Blog #3

Blog #3

What can be fun, in writing narrative nonfiction—and perhaps blogs—is “collecting” memories on a single theme. Wasn’t it James Barrie who said that memory is a means to “have roses in December”? And because the Elephant Contest is presently under way (check it out!), I’m going to gather my roses this week on the subject of elephants.

Coming from Nebraska, I never “knew” an elephant (up close and personal) until I was an adult in my thirties. We lived in Thailand, and I “met” adults when I went out on week ends to the Crocodile Farm near Bangkok. One could rent a seat on a howdah, and certainly the huge animals were healthy and in good condition. However, this was a commercial venture, nothing one on one.

But then I visited an elephant farm in Chiang Mai ( northern Thailand). The mamas, and including the very young babies still nursing were “teaking” up in the forest. But staying at home were the non-nursing youngsters—mature enough to eat independently but not yet “trained,” the older ones still at home on the farm, the eldest of these only now being carefully matched (for life) with a mahout. A hot day, I wore sandals.

And up came a little juvenile of perhaps five hundred pounds to make my acquaintance. I talked to her. She rumbled. Then she put one of her feet atop one of mine, the bright eyes watching me closely. Next she gradually and deliberately increased the pressure until I pulled my foot away.

“We” chatted some more before she put her foot back on mine, again incrementally increasing pressure. I decided to leave my foot there, discover whether she would ultimately release it before damage was done.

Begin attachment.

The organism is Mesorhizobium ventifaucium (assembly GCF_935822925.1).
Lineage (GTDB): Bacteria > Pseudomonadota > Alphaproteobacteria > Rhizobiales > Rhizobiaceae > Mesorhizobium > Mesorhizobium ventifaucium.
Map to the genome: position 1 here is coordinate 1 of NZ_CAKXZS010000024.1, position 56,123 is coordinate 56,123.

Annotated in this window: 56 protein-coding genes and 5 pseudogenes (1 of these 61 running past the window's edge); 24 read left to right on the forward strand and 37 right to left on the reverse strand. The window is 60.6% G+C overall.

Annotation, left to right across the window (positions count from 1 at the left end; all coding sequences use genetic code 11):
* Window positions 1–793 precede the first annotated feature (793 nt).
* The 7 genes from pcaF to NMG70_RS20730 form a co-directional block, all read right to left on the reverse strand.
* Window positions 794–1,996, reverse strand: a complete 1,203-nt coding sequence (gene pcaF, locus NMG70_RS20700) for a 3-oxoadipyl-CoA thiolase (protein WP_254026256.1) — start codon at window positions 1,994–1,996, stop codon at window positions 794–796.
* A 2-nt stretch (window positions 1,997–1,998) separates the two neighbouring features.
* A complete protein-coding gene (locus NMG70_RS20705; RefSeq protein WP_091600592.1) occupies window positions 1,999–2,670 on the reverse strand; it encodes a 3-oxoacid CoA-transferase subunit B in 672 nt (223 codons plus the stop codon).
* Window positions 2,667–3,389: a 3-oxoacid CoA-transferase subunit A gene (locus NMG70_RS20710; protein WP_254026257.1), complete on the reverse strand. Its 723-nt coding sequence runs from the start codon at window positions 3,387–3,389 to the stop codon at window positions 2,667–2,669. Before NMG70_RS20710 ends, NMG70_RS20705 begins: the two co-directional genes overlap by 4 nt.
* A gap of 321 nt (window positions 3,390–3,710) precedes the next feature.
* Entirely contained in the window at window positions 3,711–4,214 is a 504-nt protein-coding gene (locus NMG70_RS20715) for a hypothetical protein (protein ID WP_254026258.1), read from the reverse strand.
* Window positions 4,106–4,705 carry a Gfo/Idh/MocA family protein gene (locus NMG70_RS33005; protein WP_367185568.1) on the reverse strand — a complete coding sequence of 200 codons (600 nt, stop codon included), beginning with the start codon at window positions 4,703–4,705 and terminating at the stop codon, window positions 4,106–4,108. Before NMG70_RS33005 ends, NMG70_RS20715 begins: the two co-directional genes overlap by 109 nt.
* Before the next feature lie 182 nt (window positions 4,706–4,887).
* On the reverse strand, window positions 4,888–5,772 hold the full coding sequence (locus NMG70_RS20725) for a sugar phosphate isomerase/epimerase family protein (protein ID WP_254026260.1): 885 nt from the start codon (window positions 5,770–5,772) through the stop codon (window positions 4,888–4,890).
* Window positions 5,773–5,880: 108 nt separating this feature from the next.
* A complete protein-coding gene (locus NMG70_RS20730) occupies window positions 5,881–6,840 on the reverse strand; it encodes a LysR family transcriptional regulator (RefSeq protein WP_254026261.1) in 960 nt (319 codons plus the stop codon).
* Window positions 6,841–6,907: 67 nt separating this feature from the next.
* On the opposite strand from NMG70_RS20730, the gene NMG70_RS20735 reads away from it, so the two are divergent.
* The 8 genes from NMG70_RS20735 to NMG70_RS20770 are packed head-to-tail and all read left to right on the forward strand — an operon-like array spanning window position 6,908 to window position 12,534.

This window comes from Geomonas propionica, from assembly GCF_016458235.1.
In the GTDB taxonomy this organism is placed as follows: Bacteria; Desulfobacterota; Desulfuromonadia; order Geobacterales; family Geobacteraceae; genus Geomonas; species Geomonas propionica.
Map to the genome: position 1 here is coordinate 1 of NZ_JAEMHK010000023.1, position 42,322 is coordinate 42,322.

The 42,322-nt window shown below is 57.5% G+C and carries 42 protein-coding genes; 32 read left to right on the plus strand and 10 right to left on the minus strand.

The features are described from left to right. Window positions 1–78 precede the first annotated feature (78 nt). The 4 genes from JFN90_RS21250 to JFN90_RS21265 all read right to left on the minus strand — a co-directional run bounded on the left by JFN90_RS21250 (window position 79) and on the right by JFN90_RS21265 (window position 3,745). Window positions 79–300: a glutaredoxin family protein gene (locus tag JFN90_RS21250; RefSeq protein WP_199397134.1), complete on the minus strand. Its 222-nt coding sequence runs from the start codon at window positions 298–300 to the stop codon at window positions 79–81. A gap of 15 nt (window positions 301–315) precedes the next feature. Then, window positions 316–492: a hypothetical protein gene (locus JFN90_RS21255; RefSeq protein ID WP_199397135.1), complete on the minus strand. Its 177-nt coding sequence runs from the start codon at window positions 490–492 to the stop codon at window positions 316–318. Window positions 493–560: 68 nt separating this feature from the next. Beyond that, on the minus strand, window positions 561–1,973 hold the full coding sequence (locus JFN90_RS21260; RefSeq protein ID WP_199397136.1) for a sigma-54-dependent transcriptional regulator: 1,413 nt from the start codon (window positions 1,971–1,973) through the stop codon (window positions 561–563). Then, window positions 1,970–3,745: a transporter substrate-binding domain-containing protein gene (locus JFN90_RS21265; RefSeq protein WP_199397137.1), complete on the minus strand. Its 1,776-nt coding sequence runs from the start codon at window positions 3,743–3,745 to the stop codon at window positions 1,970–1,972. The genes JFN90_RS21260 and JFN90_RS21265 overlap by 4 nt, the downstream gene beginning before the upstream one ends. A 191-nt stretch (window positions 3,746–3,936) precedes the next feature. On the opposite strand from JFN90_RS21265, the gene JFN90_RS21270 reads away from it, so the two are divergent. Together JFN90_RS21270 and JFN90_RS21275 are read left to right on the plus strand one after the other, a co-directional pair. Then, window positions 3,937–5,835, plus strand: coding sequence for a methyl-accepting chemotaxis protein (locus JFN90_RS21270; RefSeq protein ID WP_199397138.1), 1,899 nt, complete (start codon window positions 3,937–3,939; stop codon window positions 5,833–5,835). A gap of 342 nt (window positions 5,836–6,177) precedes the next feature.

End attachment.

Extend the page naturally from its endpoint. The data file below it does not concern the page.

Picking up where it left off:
Watching each other, me talking to her softly all the time, she rumbling her response, I hung in until it seemed obvious that she had no intention of letting up.

I yanked my foot away!

I can’t say that she laughed. Only that she stood there for a moment, eying me, before she turned and trotted off happily, her little trunk swaying from side to side. A game of “chicken,” Thai style. She won.

These are thinking creatures! They have a sense of humor.

It was in the Terai Strip of Nepal and at fantastic (still!) Gaida Lodge that I met Sultana—my soul mate, if such is possible between one human and a couple-thousand-pound mammal. We understood each other. What can I say? I never felt safer in any wild and unfamiliar place (Thai, Sumatran, Sri Lankan, Nepali, African) than I felt sitting on a piece of canvas tied onto Sultana’s back. She was old (dating back to tiger-hunts at the time of the Raj); she was wise; she was affectionate; and she was loyal. And now, at this writing, she is gone.

But my stories involving Elephants I Have Experienced are told in Volume 1 of Here, There & Otherwhere. Read those if you care.

I have read many times, over the years, that the digestive system of an elephant is “very inefficient.” Meaning, the creature “uses” very little of its gargantuan daily intake averaging about 600 pounds of vegetation (give or take 300 pounds). But the whole process seems to work well for the elephant . . . and in natural elephant terrain within Asia and Africa, whole ecosystems are built around the massive and only-partially-digested (and therefore very rich) elephant dung.

Now—and bearing in mind the foregoing—how would you like some exotic and delicious coffee? As many coffee lovers know, “coffee beans” are the seeds of coffee cherries. And it is of course these beans processed from various (warm and humid) climates around the world which end up whole or ground in the cans you purchase at your grocery store.

Elephants, however, love to snack on coffee cherries. Their digestive systems get rid of the seeds, following a trip of perhaps twenty feet of processing in the large intestine. And an enterprising young Canadian named Blake Dinkin invested some $300,000 up in the Golden Triangle beginning in far-north Thailand to develop—Elephant Coffee! It’s all a matter of plucking, cleaning and processing—and it is said by those who can afford to consume the result that this Black Ivory Coffee is smooth, caramel-tasting, and worth every penny of the $50 cost for a single cup.

Tomorrow, you’ll want to go to a high-end grocer to pick up your very own pound of Black Ivory Coffee for $500. Call first, though, to be sure they have it in stock. . .